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I am considering the following question: when there are ties, how are ranks calculated?

In some references, they first rank them without repeating the ranks, and then average the ranks of those ties and assign the average rank to each one in the ties. I was wondering if that way is unanimously used in statistics for determining the ranks?

Are there other ways to determine the ranks in tie cases? If yes, when to use which way?

Thanks and regards!

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R lists 5 ways to calculate ranks. The first ("average") is by far the most commonly used: it has the advantage that the ranks computed this way are scale/permutation invariant

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  • $\begingroup$ Thanks! Are there some principles on when to use which way in statistics? $\endgroup$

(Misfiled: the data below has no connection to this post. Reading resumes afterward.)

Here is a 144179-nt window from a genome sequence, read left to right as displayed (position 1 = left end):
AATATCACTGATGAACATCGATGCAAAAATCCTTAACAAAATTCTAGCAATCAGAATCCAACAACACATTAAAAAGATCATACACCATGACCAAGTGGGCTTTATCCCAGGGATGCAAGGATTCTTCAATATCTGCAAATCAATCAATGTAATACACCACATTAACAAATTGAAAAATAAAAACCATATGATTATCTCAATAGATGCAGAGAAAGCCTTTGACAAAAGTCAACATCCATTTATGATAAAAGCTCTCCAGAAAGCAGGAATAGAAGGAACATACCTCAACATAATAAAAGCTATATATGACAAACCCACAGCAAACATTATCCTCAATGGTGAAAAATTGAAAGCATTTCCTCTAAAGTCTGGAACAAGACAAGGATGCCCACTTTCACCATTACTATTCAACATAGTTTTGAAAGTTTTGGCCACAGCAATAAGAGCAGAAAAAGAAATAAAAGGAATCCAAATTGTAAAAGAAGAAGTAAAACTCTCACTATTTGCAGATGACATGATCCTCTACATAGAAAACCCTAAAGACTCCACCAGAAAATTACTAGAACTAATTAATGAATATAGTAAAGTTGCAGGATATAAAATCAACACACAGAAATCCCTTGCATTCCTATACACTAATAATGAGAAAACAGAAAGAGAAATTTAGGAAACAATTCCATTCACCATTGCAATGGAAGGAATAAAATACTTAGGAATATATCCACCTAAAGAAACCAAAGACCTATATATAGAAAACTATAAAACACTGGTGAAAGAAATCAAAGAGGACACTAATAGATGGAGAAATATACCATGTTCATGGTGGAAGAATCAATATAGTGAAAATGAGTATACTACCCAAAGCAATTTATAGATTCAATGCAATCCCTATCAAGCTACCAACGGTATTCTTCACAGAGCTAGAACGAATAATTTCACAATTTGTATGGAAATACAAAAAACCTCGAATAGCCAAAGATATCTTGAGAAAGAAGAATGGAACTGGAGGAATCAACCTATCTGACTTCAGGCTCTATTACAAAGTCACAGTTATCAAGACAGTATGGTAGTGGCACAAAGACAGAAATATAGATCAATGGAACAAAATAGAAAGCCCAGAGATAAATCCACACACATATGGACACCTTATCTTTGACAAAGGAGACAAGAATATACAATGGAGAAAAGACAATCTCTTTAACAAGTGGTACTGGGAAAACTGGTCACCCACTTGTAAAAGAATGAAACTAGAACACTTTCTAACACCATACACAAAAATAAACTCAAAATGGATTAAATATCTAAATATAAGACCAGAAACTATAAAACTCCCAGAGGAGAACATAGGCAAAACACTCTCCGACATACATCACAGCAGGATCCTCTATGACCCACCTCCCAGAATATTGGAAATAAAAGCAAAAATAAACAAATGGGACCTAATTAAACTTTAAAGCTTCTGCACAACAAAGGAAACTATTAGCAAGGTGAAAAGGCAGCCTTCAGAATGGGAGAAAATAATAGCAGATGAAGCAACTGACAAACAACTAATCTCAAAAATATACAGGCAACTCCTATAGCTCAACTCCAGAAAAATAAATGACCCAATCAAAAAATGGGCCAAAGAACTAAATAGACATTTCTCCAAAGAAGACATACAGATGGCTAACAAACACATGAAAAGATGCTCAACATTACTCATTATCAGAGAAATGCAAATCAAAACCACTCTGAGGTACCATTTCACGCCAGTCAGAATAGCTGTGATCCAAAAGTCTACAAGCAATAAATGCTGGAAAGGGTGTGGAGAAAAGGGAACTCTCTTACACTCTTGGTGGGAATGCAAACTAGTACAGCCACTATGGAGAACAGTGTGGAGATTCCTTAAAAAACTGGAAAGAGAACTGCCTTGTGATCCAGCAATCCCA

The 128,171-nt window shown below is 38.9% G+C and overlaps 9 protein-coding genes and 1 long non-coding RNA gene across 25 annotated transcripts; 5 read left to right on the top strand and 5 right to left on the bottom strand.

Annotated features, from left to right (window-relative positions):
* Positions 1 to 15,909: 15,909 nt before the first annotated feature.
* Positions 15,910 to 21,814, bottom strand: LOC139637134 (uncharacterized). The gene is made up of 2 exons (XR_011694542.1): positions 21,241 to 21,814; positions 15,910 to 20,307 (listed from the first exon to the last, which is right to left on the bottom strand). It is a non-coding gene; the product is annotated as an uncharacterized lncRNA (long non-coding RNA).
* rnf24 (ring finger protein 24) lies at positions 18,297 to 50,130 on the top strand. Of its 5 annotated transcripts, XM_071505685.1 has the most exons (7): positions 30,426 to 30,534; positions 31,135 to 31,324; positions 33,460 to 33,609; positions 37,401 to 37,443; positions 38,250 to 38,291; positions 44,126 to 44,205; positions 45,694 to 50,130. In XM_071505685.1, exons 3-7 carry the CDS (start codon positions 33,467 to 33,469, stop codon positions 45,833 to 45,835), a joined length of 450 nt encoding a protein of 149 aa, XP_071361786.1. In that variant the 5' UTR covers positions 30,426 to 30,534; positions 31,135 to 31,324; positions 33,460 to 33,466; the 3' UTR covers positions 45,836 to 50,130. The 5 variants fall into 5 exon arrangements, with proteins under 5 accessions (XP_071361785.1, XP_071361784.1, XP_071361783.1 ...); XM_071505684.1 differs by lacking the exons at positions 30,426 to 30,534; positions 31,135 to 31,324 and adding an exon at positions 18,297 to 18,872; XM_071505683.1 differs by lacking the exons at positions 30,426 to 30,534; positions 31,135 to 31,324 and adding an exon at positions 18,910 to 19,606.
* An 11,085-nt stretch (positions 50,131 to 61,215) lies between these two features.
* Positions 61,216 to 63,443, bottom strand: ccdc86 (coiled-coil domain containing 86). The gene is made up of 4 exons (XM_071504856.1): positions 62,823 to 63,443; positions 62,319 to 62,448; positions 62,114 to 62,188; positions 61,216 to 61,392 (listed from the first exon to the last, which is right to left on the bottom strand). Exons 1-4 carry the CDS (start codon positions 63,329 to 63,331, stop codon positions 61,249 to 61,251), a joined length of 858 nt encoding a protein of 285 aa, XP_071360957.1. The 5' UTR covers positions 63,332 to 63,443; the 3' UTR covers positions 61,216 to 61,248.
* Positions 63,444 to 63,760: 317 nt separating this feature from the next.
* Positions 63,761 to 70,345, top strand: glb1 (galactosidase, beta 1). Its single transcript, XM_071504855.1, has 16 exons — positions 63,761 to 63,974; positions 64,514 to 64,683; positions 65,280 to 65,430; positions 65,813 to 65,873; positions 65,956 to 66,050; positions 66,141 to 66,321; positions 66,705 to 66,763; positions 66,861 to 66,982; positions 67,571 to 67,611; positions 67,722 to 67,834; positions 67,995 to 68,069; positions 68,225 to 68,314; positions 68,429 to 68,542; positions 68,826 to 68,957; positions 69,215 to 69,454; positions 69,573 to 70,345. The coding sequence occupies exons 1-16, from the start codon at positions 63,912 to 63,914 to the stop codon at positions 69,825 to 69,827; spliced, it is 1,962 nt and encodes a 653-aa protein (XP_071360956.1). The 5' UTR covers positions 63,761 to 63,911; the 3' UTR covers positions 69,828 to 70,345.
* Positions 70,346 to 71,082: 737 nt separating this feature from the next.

– Tim
    Apr 19, 2013 at 20:15
  • $\begingroup$ yea; as I wrote in my answer of all the methods listed there the average is the only one that yields scale/permutation invariants ranks (which means that the ranks of the observations is preserved even if you re-order or re-scale the original observations: this is a natural property to expect) so at least in the sense of invariance it is the best of the five. $\endgroup$
    – user603
    Apr 19, 2013 at 20:17
  • $\begingroup$ What about the other ways? when are they useful? $\endgroup$
    – Tim
    Apr 19, 2013 at 20:17
  • $\begingroup$ when you don't want to have ties in the ranks, even when the underlying data has ties. I guess. $\endgroup$
    – user603
    Apr 19, 2013 at 20:18
  • $\begingroup$ Do you have in mind some examples to use the other ways? $\endgroup$
    – Tim
    Apr 19, 2013 at 20:21

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